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Between Samaritans and StatesThe Political Ethics of Humanitarian INGOs$
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Jennifer Rubenstein

Print publication date: 2015

Print ISBN-13: 9780199684106

Published to Oxford Scholarship Online: March 2015

DOI: 10.1093/acprof:oso/9780199684106.001.0001

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A Map of Humanitarian INGO Political Ethics

A Map of Humanitarian INGO Political Ethics

Chapter:
(p.51) 3 A Map of Humanitarian INGO Political Ethics
Source:
Between Samaritans and States
Author(s):

Jennifer C. Rubenstein

Publisher:
Oxford University Press
DOI:10.1093/acprof:oso/9780199684106.003.0003

Chapter 3 offers a “map” of three central features of humanitarian INGOs’ ethical and political terrain: that they sometimes engage in governance functions, albeit to a limited degree; that they are highly political, even when they do not intend to be, and that they are often “second-best” actors, in particular compared to domestic governments and NGOs. Chapter 3 argues that this map is not only more descriptively accurate than the eight approaches to conceptualizing and normatively evaluating humanitarian INGOs discussed in the previous chapter, it also highlights more important considerations. The last section shows how this map provides a basis for recognizing and conceptualizing four key ethical predicaments that humanitarian INGOs regularly face.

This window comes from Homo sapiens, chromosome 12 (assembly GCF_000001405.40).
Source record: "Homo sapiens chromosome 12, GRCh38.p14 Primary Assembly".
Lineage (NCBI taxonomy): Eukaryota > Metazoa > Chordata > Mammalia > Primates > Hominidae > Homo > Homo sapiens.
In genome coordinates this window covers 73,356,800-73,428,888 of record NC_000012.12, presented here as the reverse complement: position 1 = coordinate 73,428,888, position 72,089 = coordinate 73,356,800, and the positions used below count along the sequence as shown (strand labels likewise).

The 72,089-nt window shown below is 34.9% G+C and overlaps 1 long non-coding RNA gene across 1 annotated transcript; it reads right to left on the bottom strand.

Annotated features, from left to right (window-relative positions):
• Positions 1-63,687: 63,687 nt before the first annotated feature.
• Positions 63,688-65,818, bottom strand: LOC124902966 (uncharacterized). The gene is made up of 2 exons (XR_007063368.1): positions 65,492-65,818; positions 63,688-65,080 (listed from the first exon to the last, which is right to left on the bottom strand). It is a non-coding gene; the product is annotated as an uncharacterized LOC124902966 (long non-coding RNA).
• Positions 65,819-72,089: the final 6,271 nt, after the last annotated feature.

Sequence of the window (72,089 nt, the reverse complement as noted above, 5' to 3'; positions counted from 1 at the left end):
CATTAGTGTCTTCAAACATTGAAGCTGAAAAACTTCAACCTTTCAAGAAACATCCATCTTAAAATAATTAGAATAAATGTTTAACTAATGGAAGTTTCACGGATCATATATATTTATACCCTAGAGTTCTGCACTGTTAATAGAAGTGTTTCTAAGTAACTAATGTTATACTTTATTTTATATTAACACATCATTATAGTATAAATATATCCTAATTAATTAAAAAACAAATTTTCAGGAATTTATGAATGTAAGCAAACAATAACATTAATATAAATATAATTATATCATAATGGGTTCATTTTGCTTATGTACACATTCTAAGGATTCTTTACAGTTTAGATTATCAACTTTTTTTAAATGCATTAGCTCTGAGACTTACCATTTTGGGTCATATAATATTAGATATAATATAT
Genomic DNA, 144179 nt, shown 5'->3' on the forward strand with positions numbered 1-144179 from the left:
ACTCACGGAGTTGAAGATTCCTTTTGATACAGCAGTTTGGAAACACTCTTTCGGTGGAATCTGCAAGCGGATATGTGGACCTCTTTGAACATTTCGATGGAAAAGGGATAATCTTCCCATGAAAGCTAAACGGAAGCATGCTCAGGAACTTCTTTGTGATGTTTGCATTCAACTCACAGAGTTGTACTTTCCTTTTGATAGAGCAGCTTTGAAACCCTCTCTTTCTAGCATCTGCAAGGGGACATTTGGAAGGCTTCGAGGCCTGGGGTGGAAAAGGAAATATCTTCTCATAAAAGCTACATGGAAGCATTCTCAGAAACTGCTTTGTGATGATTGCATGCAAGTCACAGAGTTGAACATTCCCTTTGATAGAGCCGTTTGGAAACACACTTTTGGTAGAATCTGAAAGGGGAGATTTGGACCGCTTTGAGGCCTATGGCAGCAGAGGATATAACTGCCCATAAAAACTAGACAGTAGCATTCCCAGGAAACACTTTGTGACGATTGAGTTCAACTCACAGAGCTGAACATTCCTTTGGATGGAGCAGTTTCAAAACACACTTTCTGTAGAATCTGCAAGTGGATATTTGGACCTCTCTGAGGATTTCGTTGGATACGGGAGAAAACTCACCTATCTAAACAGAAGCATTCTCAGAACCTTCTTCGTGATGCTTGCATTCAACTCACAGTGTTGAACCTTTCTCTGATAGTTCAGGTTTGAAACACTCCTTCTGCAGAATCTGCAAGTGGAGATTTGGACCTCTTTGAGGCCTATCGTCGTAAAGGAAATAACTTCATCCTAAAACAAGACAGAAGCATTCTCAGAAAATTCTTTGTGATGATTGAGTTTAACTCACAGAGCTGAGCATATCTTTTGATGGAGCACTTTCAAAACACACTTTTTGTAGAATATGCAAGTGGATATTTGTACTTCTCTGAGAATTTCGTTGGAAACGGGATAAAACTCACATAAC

Keywords:   second-best actor, governance, political, discursive power, map, humanitarian, basic services, unintended negative effects, resource distribution, moral permissionethical predicament, NGO, Haiti

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